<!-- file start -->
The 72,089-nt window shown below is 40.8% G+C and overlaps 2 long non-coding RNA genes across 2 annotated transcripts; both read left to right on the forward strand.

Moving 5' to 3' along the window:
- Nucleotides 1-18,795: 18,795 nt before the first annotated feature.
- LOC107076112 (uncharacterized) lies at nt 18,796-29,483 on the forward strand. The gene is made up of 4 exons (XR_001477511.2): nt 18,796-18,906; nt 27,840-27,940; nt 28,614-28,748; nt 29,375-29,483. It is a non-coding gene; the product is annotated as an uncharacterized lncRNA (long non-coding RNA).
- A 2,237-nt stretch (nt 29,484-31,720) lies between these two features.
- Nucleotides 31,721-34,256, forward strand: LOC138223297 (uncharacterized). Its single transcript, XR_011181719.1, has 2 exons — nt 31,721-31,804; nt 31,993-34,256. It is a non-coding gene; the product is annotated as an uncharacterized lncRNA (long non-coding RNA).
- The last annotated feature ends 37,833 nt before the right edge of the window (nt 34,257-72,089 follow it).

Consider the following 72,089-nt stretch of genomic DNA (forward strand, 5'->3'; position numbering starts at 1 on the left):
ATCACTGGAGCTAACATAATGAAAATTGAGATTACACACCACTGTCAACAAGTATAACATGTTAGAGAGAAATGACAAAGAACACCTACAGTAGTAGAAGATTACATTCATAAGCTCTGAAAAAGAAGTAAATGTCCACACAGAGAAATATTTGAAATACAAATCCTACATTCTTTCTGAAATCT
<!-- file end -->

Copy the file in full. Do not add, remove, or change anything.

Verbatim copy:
The 72,089-nt window shown below is 40.8% G+C and overlaps 2 long non-coding RNA genes across 2 annotated transcripts; both read left to right on the forward strand.

Moving 5' to 3' along the window:
- Nucleotides 1-18,795: 18,795 nt before the first annotated feature.
- LOC107076112 (uncharacterized) lies at nt 18,796-29,483 on the forward strand. The gene is made up of 4 exons (XR_001477511.2): nt 18,796-18,906; nt 27,840-27,940; nt 28,614-28,748; nt 29,375-29,483. It is a non-coding gene; the product is annotated as an uncharacterized lncRNA (long non-coding RNA).
- A 2,237-nt stretch (nt 29,484-31,720) lies between these two features.
- Nucleotides 31,721-34,256, forward strand: LOC138223297 (uncharacterized). Its single transcript, XR_011181719.1, has 2 exons — nt 31,721-31,804; nt 31,993-34,256. It is a non-coding gene; the product is annotated as an uncharacterized lncRNA (long non-coding RNA).
- The last annotated feature ends 37,833 nt before the right edge of the window (nt 34,257-72,089 follow it).

Consider the following 72,089-nt stretch of genomic DNA (forward strand, 5'->3'; position numbering starts at 1 on the left):
ATCACTGGAGCTAACATAATGAAAATTGAGATTACACACCACTGTCAACAAGTATAACATGTTAGAGAGAAATGACAAAGAACACCTACAGTAGTAGAAGATTACATTCATAAGCTCTGAAAAAGAAGTAAATGTCCACACAGAGAAATATTTGAAATACAAATCCTACATTCTTTCTGAAATCT